New Towns are not Utopias, as my cold Tory eye couldn't fail to notice. Hierarchies (at least of the architectural or postcode form) have begun to evolve, whatever the planners intended. But these towns don't deserve the press they've received over the years. Much as I love Angus Wilson, the neuroticism he depicts in the protagonists of his novel Late Call do not deserve to be ascribed, as the subliminal sense of the plot suggests, to the New Town in which they find themselves living. More fitting are the words of Alasdair Gray: Work as if you live in the early days of a better nation. The New Towns have made us a better nation; they are the still-young proof that it is, despite everything, possible to obey Gray's dictum with the bricks and fields of a man-made town. Were I of the Left, I would never shut up about them.

Graeme Archer is the 2011 Orwell Prize winner for blogging.

How Jim Murphy's mistake cost Labour - and helped make Ruth Davidson

Scottish Labour's former leader's great mistake was to run away from Labour's Scottish referendum, not on it.

The strange revival of Conservative Scotland? Another poll from north of the border, this time from the Times and YouGov, shows the Tories experiencing a revival in Scotland, up to 28 per cent of the vote, enough to net seven extra seats from the SNP.

Adding to the Nationalists’ misery, according to the same poll, they would lose East Dunbartonshire to the Liberal Democrats, reducing their strength in the Commons to a still-formidable 47 seats.

It could be worse than the polls suggest, however. In the elections to the Scottish Parliament last year, parties which backed a No vote in the referendum did better in the first-past-the-post seats than the polls would have suggested – thanks to tactical voting by No voters, who backed whichever party had the best chance of beating the SNP.

The strategic insight of Ruth Davidson, the Conservative leader in Scotland, was to to recast her party as the loudest defender of the Union between Scotland and the rest of the United Kingdom. She has absorbed large chunks of that vote from the Liberal Democrats and Labour, but, paradoxically, at the Holyrood elections at least, the “Unionist coalition” she assembled helped those parties even though it cost the vote share.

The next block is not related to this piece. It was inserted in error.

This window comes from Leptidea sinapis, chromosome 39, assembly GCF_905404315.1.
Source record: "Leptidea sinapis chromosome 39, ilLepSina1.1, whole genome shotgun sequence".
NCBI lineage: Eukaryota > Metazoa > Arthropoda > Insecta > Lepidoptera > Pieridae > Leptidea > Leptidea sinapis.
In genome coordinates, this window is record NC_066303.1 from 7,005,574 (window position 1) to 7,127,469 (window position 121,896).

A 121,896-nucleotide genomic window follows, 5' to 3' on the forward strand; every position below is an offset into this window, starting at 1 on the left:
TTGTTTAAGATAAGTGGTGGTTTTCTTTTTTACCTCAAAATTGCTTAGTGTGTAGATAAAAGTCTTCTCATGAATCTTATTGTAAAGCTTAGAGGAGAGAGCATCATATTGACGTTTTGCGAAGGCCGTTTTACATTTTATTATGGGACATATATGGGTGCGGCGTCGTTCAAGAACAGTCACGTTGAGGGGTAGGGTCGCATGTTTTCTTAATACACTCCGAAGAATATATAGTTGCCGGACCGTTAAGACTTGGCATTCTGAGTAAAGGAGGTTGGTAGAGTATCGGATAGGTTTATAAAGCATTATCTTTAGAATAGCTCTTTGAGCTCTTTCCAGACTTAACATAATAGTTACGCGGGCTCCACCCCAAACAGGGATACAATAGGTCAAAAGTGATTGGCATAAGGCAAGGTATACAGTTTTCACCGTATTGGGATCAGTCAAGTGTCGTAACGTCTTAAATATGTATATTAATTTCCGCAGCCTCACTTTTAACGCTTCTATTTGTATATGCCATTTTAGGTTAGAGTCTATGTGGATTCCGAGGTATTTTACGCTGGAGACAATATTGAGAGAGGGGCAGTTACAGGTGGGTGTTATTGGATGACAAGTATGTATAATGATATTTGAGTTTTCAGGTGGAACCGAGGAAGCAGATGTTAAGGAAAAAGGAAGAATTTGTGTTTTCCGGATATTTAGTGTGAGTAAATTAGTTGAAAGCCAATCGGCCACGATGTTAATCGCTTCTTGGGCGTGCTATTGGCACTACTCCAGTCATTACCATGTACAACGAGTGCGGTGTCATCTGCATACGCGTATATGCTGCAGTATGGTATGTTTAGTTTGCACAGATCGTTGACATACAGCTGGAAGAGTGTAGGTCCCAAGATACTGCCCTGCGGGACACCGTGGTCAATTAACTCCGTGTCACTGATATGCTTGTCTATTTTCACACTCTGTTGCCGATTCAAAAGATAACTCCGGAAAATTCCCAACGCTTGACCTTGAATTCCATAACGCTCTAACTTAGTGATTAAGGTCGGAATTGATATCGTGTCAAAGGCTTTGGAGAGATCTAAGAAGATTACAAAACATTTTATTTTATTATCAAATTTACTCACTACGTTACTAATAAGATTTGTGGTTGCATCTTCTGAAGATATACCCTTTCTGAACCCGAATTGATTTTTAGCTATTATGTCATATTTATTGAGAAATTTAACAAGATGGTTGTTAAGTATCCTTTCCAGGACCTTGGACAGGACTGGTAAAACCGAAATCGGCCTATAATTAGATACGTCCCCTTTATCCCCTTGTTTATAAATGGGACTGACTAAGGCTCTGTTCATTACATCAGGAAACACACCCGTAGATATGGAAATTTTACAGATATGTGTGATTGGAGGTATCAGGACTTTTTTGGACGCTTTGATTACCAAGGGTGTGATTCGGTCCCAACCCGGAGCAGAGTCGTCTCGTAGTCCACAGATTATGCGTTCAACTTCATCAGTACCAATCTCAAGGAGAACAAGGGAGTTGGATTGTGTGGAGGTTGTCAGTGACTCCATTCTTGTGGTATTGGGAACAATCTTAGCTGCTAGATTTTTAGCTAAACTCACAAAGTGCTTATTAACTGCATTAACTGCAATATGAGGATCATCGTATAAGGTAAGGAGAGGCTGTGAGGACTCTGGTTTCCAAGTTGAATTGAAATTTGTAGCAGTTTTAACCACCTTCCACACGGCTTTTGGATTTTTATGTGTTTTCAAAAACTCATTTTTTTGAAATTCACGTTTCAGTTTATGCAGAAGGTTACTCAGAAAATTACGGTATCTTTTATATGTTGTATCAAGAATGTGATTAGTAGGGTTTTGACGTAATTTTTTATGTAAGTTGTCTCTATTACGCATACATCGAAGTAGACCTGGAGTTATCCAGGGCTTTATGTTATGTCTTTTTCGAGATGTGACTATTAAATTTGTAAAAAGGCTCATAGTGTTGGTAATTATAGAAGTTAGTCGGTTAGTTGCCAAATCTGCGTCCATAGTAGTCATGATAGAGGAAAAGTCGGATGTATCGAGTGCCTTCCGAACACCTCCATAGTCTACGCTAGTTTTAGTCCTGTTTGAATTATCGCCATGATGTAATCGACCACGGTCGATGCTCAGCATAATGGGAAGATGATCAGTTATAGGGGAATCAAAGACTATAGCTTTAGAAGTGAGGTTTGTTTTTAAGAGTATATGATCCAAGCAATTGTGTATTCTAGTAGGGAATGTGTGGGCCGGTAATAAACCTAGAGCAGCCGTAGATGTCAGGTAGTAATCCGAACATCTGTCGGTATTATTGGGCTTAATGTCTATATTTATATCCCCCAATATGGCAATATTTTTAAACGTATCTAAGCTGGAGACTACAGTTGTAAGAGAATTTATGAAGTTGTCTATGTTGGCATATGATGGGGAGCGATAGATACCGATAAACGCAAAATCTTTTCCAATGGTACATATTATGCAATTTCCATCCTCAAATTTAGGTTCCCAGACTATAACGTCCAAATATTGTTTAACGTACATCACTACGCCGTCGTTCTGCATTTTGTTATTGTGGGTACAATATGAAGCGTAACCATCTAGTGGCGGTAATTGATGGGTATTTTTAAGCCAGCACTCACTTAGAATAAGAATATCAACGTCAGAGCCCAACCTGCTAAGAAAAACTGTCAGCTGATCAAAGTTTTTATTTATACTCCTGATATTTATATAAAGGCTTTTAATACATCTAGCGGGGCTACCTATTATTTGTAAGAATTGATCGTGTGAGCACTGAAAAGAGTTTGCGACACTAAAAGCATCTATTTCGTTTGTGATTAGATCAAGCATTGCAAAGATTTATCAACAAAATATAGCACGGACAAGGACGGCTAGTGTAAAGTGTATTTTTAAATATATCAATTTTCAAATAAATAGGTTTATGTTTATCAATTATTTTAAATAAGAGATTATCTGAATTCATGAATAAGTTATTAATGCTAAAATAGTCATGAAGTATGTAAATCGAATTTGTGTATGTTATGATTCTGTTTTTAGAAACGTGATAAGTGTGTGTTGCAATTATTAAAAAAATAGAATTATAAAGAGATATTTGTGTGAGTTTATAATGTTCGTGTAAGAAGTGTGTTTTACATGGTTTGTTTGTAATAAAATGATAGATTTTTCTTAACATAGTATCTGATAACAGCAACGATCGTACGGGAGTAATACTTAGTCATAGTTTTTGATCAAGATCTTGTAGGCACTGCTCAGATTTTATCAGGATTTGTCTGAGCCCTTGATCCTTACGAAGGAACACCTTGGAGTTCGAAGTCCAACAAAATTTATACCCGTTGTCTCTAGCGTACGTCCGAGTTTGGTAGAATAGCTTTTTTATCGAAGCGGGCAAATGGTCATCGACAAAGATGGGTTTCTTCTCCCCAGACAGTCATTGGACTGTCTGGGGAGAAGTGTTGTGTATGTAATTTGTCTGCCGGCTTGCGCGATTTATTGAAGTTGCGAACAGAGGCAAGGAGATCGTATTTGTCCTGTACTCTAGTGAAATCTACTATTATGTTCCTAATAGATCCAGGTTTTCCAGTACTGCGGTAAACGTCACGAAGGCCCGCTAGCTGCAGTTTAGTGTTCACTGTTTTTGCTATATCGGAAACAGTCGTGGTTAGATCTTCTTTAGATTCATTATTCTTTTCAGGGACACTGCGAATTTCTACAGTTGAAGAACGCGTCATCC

The big thing to watch is not just where the parties of the Union make gains, but where they successfully form strong second-places against whoever the strongest pro-Union party is.

Davidson’s popularity and eye for a good photo opportunity – which came first is an interesting question – mean that the natural benefactor in most places will likely be the Tories.

But it could have been very different. The first politician to hit successfully upon the “last defender of the Union” routine was Ian Murray, the last Labour MP in Scotland, who squeezed both the  Liberal Democrat and Conservative vote in his seat of Edinburgh South.

His then-leader in Scotland, Jim Murphy, had a different idea. He fought the election in 2015 to the SNP’s left, with the slogan of “Whether you’re Yes, or No, the Tories have got to go”.  There were a couple of problems with that approach, as one  former staffer put it: “Firstly, the SNP weren’t going to put the Tories in, and everyone knew it. Secondly, no-one but us wanted to move on [from the referendum]”.

Then again under different leadership, this time under Kezia Dugdale, Scottish Labour once again fought a campaign explicitly to the left of the SNP, promising to increase taxation to blunt cuts devolved from Westminster, and an agnostic position on the referendum. Dugdale said she’d be open to voting to leave the United Kingdom if Britain left the European Union. Senior Scottish Labour figures flirted with the idea that the party might be neutral in a forthcoming election. Once again, the party tried to move on – but no-one else wanted to move on.

How different things might be if instead of running away from their referendum campaign, Jim Murphy had run towards it in 2015. 

Stephen Bush is special correspondent at the New Statesman. His daily briefing, Morning Call, provides a quick and essential guide to British politics.